When Microsoft developed the new Windows 8, it tried to address all user categories, be they home users, small or large businesses.
That’s why the new operating system comes with plenty of improvements that enhance not only the GUI, but also the overall stability and performance.
Until now, regardless if they were using Windows XP, Vista or 7, Microsoft’s customers had to install third-party software solutions to track memory and CPU usage, get information on the running apps or manage the user accounts and the running processes.
Well, Windows 8 users no longer need to do that thanks to the brand new Task Manager.
That’s right, Microsoft rolled out a facelift of the old-fashioned Task Manager that’s not only capable to manage the task, but also to track system performance and provide an in-depth look in this particular area. Processes
The refreshed Task Manager relies on tabs to provide access to its main features. The first one is called “Processes” and does exactly the same thing as on the old Task Manager, but with much more advanced options.
It does list the apps and the running processes, but it also groups the background processes in a separate category to easily keep an eye on all items.
What’s more, each process comes with plenty of details, such as CPU, memory, disk and network. You can not only terminate a process, but also search online for more information and open file location. Performance
This is a completely new area and it provides a fairly good amount of information on CPU, memory, disk and network performance.
You can easily see usage figures in the list on the left, while the main window shows real-time graphs to track speed and transfer rate. It’s all a matter of needs, so Windows 8 indeed seems to appeal to more user categories.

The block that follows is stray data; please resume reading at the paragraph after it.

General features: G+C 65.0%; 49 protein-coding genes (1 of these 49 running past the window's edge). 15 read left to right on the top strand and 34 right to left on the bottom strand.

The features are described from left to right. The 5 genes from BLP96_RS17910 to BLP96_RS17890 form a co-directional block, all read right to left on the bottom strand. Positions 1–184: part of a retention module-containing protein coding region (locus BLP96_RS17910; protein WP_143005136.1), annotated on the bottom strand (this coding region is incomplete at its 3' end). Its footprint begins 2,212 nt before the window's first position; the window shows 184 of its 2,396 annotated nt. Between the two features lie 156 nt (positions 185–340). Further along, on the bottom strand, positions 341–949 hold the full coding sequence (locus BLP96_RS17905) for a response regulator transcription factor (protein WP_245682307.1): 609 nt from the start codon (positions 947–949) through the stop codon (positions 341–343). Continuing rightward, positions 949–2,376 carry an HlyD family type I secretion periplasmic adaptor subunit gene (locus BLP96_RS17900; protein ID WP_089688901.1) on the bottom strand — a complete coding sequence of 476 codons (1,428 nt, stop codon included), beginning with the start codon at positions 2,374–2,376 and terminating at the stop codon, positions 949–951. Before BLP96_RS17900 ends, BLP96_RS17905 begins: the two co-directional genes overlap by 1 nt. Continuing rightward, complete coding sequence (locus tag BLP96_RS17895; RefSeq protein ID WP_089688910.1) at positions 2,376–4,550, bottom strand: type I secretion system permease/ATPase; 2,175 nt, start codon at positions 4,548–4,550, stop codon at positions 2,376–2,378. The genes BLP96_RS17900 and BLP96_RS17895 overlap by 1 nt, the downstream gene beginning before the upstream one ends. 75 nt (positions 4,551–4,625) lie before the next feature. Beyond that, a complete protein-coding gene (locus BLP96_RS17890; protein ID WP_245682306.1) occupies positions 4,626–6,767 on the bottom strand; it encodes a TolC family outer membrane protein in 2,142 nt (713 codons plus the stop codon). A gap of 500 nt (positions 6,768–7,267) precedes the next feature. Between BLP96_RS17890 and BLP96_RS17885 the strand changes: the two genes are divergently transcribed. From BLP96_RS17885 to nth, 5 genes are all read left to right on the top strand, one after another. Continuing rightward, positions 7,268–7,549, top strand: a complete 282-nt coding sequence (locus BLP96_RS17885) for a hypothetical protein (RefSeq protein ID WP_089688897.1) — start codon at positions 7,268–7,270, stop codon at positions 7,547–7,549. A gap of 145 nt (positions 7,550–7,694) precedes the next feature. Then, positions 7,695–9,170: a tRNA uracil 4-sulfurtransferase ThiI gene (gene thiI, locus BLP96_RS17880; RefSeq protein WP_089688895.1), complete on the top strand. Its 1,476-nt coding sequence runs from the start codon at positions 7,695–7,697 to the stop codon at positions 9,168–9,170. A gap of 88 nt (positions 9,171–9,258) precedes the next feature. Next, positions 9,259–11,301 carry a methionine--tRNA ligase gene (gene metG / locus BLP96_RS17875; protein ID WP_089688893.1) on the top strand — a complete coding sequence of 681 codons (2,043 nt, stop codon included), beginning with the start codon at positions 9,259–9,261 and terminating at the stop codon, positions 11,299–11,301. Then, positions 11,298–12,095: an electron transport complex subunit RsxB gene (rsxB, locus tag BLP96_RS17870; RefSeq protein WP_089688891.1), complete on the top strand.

The “App history” tab was specifically designed to show resource usage for a specific user account. It tracks apps history until the user manually deletes the logs and displays CPU time, network, metered network and tile updates for every single item. Startup
The “Startup” screen shows every single application that’s configured to run at Windows boot, along with information such as publisher, status and startup impact. This last column gives you the power to speed up the booting process by disabling the processes that slow down the computer.
Again, you are allowed to search online for more information and open file location.
If you’re looking for more information on the logged-in users, this is the right tab. It displays the currently authenticated users, along with their active processes.
Of course, you can see CPU, memory, disk and network usage of each item, with available options including “End task” and “Create dump file.”
The “Details” tab clearly requires a bit more computer knowledge because it displays all the active processes alongside PID, status, username, CPU, memory and description.
Right-clicking a process provides a great number of options, such as end task, end process tree, set priority and affinity, analyze wait chain, create dump file and search online.
Last but not least, this is the equivalent of the “services.msc” command on the previous Windows versions. This one shows service name, PID, description and status. Of course, you are allowed to start, stop and restart services, but also to open services and search online for more information.